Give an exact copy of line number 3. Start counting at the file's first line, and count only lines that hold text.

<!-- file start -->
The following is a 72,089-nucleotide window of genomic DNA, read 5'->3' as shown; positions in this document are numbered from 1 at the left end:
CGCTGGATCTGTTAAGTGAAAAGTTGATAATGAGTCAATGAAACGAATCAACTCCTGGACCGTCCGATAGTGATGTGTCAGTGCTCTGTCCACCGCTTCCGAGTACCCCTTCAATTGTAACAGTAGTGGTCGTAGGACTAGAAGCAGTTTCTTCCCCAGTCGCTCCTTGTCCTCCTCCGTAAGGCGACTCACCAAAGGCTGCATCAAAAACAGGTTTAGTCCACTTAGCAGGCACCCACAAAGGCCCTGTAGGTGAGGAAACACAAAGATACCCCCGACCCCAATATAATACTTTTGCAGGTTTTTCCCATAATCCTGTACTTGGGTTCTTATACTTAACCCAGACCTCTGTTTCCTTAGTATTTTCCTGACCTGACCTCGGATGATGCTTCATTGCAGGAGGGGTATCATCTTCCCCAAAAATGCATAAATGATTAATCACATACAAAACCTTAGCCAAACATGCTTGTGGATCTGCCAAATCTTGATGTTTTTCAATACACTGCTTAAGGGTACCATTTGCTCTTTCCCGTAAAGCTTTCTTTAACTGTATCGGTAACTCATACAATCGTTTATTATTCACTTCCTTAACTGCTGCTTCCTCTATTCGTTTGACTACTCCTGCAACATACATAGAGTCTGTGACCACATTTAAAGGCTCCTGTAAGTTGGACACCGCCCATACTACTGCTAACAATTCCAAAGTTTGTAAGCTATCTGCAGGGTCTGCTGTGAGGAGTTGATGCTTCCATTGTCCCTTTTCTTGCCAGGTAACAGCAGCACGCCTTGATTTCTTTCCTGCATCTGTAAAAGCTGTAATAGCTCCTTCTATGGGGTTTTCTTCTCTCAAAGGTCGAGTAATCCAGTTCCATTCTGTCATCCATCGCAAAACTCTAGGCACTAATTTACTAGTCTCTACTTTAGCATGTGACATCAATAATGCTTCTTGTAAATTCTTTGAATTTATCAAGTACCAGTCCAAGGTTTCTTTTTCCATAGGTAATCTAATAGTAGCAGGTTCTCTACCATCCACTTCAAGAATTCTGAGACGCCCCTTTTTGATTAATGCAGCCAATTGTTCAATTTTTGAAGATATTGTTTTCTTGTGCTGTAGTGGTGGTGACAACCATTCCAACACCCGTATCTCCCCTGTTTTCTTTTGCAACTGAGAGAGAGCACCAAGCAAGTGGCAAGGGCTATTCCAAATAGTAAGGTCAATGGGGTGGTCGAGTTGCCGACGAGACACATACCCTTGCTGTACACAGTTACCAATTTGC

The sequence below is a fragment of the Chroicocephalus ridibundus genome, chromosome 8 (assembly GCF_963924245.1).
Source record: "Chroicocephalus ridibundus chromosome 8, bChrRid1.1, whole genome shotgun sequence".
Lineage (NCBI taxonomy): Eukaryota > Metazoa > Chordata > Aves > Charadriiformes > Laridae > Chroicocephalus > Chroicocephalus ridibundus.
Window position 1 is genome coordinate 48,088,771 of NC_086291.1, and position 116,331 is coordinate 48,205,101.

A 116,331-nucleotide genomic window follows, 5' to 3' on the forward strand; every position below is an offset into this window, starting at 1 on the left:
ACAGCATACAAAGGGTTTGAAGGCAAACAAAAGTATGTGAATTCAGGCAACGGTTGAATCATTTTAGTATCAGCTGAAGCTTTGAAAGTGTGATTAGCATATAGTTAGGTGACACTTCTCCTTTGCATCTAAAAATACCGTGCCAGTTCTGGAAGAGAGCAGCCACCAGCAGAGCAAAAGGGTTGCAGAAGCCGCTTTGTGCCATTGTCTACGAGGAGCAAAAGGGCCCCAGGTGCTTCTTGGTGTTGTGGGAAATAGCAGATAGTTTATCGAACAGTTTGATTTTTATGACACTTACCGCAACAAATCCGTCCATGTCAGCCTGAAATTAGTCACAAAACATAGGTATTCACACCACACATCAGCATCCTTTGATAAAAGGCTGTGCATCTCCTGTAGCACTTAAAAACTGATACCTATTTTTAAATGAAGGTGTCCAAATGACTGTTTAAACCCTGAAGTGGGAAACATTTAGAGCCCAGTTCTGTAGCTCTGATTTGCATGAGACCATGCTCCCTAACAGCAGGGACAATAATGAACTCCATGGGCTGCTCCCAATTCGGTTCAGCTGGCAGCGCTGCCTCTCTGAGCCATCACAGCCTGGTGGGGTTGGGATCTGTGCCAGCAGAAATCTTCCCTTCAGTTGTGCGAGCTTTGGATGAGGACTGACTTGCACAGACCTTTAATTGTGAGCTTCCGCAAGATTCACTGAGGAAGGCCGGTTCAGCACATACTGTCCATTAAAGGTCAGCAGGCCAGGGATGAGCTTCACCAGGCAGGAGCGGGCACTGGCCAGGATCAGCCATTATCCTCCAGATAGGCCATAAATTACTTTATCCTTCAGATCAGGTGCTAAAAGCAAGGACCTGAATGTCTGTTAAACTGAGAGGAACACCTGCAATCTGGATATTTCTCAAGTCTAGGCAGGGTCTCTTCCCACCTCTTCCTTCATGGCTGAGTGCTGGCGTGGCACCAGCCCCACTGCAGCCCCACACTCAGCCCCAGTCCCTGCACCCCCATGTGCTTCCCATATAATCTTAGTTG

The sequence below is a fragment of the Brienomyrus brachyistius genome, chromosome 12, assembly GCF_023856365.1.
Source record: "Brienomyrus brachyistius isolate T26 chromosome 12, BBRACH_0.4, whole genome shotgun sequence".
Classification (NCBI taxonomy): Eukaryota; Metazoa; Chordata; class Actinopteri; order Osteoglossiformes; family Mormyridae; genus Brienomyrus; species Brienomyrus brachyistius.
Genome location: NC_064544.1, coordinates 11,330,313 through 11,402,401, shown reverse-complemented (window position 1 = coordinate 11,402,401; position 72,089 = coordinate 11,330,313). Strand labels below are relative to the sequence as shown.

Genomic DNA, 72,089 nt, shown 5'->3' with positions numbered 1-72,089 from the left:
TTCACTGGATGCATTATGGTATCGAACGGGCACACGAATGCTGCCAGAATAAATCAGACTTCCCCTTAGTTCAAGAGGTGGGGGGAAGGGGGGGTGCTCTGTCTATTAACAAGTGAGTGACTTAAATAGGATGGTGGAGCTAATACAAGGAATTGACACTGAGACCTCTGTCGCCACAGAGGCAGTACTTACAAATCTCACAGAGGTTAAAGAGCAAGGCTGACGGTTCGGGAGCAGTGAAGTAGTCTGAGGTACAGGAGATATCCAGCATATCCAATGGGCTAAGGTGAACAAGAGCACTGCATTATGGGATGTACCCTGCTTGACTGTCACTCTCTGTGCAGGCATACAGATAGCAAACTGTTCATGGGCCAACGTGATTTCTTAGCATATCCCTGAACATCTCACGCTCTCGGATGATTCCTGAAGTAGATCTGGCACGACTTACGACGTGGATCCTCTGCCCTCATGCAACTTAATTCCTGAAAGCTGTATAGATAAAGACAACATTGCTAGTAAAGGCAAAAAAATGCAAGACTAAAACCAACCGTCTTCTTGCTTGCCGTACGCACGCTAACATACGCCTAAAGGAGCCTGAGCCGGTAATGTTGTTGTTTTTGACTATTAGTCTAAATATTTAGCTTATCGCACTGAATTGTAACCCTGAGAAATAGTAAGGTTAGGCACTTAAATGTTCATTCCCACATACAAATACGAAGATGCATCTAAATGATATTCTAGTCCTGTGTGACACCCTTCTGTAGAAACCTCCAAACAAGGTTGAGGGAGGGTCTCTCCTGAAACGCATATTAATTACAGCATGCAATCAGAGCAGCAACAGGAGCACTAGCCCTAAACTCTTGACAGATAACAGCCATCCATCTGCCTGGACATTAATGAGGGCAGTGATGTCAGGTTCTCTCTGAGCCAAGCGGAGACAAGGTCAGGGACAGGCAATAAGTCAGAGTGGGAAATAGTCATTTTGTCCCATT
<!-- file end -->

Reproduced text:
The sequence below is a fragment of the Chroicocephalus ridibundus genome, chromosome 8 (assembly GCF_963924245.1).